Image: Comenius, Orbis sensualium pictus trilinguis. Three languages: Latin, German and Hungarian, 1708. Displaying “The soul of humans”. 103
The French connection 104
Image: traditional Chinese characters 104
Image: Mersenne, Livre premier de la voix, Book 1, on the sounds/voices. 106
Image: year 1629. Descartes letter piece. See previous notes for details. 107
Image: notes by Clerselier after the letter, referring to other works. 107
image: transcript of the philosophical conferences organized by Renaudot 108
Image: fragment of oil painting of Richelieu by Champaigne, 1642. From the Musées de la Ville de Strasbourg. 109
IV – Universal languages 110
Image: the universal alphabet F. Lodwick. Slightly changed to improve readability. 113
Image: two versions of Lowick’s “The Lords Prayer”, first from the Essay and from the Royal Society 113
Image: Logopandecteision: introduction to the universal language by Urquhart, 1653 115
Image: piece of text from the Logopandecteision, one of the last pages 118
image: Trissotetras, p. 12 118
image: example from Trissotetras, Urquhart 119
Image: detail of Beck’s book, tenses of verbs, p.17 120
Image: prosody of Beck. Image from Andy Drummond see note. 120
Image: some of Beck’s examples 121
image: numeral and verbal design, by Labbe 122
Image: fragment of the first page of Dalgarno’s Ars signorum. 123
Image: piece of an original broadsheet of Dalgarno 1657. Source Maat and MaatCram 125
Image: The symbols from the radical verses (slightly improved) 126
from Dalgarno’s broadsheet, 1 to 9 from top to bottom: the left column used for the verbs and adjectives, the right column for the contraries. 126
Image: Dalgarno. The symbol on the left is from the “ego section” the abcdef letters are exemplary for the sequence of the notions; 127
a is the first notion, “sit downe” 127
Image: The particle symbols, extracted from the mnemonic lines in broadsheet from Dalgarno 127
Image: Dalgarno’s genera. P.9, or the 17 radix, classes and some of his special species. 129
Image: Dalgarno’s numerals. P.9 130
Image: piece of Dalgarno’s Lexicon Grammatico-Philosophicum, pronouns lal, lηl lel lol etc. on the left 131
Image: Dalgarno, another part of Lexicon Grammatico-Philosophicum, “rerum descriptiones ipsarum naturae consentaneas” p11-25. 132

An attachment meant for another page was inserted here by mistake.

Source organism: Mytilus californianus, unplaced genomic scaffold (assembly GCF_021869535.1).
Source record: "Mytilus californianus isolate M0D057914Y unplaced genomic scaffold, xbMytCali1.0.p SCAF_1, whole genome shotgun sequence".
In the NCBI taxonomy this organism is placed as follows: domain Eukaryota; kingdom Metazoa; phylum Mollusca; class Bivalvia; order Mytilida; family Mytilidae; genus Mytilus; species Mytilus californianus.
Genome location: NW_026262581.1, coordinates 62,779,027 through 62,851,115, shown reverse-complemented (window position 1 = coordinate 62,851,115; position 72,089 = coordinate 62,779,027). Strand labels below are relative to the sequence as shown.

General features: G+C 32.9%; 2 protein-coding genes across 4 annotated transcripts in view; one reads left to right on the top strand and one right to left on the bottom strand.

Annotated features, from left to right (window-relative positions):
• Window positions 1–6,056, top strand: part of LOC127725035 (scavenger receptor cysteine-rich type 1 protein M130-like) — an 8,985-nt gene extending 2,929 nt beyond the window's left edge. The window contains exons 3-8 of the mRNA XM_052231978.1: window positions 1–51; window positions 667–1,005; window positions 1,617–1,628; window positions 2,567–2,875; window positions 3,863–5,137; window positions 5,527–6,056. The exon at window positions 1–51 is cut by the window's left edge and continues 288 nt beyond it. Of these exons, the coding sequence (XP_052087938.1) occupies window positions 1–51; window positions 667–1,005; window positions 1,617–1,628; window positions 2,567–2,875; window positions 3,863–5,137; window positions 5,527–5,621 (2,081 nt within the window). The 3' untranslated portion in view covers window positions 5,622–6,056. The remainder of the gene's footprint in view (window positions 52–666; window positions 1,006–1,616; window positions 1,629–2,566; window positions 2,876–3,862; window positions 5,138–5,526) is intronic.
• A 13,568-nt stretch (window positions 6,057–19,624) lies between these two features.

Image: Lord’s Prayer, one of Dalgarno’s examples. Dalgarno p.23. Ars signorum. 134
Image: Schickard’s rota on paper; the holes are not visible here 135
Image: the beginning of the Lexicon, Becher starts the A at 1, and ends at Z, 10283. 136
Image: example of higher numbers such as 1003 and 7327 in the Becher numeral system 137
image: Exemplum Becher Universal Language 138
Image: The frontispiece of this book provides insight in the type of inventions of that time. The frontpiece is from John White. 1668. A Rich Cabinet, with Variety of Inventions: Unlock’d and Open’d, for the Recreation of Ingenious Spirits at their Vacant Hours. Being Receits and Conceits of Severall Natures, and Fit for Those Who Are Lovers of Natural and Artificial Conclusions. Graphic Arts Collection GAX 2015. Source Princeton. 141
image: p. 15 from Kircher’s, Polygraphica. 143
Image: p.40, in the section verbs, we find ‘noster’ as XXX.21. In the list A. 144
Image: p.52, from Kircher’s, Polygraphica. 144
Image: p.9 from Kircher’s, Polygraphica 145
Image: p. 12 from Kircher’s, Polygraphica. Example of multiple languages showing the same sentence. 145
Image: Kircher’s puzzle or aenigma, from Polygraphia nova et universalis ex combinatoria arte detecta 146
Image: p.130 from Kircher’s, Polygraphica 147
Image: engraving by the pupil of Kircher, Kaspar Schott: ORGANUM MATHEMATICUM ASTRONOMY – 1668 147
image: Front of Leipzig’s dissertation, 1666 149
Johannis Wilkins as printed in his book Mercury, Lib. Congres. 150
Image: p.14 of Mercury, version Mercury etc. from the George Fabyan Collection at the Library of Congress. Dated 1694. 151
Image: p.24 in Mercury. Stisho estad veca biti -> hostis adest cave tibi 151
Image: from p.50. Mercury. In this particular example the text is directional ciphered. Start right top column and read down, then read bottom to top, then top to bottom etc. The retrieved plaintext will then be: The pestilence doth…etc. 151
image: the Greek word υγιεα, Wilkins p 98. 154
image: Wilkins, in Essay, p373, concerning natural grammar 156
Image: Wilkins’s phonetic script: John Wilkins, An Essay towards a Real Character, and a Philosophical Language (London, 1668), p. 376. (From Royal Society, R65129.) 157
image: Wilkins’Essay, Real character design 158
image: Wilkins’Essay, Real character design 159
image: Wilkins’Essay, Real character design 159
Image: example piece of text in the real character proposed by Wilkins. Transcript partly mine. Original source: WPoole 160
image: part of the classification by Ray on botany 162
Image: Schott’s technical drawings are of excellent quality and the complex machines are drawn (etched) with great eye for detail. P. 762: Machinamentum tertium Motus perpetui Physico – Mechanici, per Aerem simul etiam,si placet, per Aquam. Machine driven by water or air. 164
Image: part of the contents of Liber 7, with the “chapter II. clavis universalis omnium totius mundi idiomatum”; a universal key for all languages of the entire world. 165
image: abacus on a Greek column 165
Image: source “abacus”, 9th edition Encyclopedia Britannica, volume 1 (1875) 165
Image: Peasant numerals. source: Menninger fig 80. 166
Image: Farmer’s calendar part with peasant numerals carved on tally sticks. The letters stand for the days of the week and below it the Golden Number, then the bottom row shows: 2 10 18 5 … 16 5 13. See Menninger fig. 85. 166